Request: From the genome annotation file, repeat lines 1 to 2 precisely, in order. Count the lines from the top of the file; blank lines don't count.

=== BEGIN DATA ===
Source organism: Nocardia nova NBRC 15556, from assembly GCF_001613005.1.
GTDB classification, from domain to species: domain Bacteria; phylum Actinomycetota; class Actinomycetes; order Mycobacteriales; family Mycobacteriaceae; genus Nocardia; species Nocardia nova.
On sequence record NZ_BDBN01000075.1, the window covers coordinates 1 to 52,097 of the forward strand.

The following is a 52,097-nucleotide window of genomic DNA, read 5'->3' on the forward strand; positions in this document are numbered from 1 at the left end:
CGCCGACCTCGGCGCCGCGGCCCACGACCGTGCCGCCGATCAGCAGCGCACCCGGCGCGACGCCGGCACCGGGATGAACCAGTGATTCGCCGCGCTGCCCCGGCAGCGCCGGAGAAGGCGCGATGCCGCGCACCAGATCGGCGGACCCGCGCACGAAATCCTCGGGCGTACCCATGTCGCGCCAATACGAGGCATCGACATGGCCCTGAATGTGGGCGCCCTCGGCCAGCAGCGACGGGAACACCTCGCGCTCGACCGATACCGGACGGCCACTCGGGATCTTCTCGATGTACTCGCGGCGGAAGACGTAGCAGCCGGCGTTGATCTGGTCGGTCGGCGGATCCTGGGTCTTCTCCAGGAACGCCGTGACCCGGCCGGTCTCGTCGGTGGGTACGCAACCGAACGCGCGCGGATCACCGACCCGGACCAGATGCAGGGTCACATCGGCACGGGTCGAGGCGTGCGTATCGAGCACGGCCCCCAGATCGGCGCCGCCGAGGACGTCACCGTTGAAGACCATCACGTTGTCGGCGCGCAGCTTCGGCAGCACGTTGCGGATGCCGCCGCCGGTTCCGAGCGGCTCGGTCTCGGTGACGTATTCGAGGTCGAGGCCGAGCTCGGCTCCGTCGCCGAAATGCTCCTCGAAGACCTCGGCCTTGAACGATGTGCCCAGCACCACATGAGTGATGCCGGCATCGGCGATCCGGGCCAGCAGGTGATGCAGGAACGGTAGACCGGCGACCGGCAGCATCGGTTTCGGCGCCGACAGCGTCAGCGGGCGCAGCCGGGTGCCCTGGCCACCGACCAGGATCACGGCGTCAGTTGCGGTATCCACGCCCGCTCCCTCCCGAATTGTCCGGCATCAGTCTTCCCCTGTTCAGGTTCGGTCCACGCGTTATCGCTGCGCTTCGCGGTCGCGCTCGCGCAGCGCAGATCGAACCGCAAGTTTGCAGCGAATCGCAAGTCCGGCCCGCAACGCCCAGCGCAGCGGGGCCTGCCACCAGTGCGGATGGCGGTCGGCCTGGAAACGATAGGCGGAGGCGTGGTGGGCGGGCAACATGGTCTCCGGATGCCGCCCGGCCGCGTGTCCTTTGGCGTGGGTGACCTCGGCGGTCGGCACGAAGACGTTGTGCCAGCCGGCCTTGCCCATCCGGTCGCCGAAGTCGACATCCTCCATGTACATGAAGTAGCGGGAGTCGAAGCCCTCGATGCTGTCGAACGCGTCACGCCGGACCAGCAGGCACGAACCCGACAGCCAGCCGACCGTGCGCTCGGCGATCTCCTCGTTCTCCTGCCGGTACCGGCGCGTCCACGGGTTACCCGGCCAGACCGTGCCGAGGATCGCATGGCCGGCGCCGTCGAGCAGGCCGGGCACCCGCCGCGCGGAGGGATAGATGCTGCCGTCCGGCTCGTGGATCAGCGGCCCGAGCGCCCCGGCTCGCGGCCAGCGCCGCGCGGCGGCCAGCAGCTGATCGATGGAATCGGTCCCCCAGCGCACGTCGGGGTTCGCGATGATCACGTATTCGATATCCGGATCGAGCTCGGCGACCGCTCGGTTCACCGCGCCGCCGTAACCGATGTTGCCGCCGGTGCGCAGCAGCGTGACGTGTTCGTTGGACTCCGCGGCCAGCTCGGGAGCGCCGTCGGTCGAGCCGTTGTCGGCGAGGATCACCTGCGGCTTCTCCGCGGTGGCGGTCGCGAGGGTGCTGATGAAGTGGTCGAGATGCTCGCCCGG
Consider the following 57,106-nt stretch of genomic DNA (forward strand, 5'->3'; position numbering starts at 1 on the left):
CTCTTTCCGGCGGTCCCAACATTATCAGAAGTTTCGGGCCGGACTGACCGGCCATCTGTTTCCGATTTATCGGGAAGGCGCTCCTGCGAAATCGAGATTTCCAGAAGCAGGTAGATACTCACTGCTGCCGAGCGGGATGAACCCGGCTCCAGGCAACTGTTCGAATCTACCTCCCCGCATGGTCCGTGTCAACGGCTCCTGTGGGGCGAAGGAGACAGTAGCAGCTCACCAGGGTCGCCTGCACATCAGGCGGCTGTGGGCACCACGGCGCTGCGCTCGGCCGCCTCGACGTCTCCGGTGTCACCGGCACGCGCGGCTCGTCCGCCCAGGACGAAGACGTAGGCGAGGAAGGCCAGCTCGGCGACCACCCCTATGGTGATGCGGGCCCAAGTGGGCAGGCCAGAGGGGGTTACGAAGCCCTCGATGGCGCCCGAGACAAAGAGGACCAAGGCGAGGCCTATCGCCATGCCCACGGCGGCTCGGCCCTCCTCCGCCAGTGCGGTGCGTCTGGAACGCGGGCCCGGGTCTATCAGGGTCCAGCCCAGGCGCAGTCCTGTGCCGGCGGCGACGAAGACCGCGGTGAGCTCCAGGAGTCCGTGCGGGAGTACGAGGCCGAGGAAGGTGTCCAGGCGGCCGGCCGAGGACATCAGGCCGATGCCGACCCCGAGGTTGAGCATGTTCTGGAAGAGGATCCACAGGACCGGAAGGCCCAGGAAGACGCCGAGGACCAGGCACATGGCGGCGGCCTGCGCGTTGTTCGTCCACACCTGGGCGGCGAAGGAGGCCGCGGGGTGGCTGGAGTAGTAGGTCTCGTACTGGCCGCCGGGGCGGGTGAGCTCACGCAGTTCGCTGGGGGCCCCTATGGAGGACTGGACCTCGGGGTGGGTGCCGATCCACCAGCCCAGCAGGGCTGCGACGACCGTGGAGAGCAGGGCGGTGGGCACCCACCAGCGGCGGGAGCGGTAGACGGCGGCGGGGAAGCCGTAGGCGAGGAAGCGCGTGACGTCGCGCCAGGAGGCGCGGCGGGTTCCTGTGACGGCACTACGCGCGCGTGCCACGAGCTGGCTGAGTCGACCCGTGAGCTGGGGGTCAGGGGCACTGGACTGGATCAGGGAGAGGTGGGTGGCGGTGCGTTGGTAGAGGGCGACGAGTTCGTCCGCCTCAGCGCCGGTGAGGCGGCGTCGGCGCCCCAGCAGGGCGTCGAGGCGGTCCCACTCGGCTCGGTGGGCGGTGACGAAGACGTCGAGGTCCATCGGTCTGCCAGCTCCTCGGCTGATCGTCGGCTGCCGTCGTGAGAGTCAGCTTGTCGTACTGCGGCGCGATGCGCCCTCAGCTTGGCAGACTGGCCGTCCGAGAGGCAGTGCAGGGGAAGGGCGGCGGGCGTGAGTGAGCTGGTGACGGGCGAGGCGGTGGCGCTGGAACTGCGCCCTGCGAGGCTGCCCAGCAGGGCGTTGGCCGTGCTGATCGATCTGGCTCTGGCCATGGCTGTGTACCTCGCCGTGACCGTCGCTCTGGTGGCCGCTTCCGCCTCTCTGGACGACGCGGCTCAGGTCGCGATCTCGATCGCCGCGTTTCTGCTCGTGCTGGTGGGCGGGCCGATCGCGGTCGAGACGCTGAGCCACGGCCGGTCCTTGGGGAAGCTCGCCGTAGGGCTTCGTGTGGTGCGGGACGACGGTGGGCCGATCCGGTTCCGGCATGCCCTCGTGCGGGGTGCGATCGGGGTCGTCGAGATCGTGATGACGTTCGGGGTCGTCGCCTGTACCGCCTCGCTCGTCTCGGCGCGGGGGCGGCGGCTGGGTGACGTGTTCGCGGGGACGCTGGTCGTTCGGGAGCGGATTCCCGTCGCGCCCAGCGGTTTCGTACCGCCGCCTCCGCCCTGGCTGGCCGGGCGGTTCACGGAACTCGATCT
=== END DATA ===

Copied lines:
Source organism: Nocardia nova NBRC 15556, from assembly GCF_001613005.1.
GTDB classification, from domain to species: domain Bacteria; phylum Actinomycetota; class Actinomycetes; order Mycobacteriales; family Mycobacteriaceae; genus Nocardia; species Nocardia nova.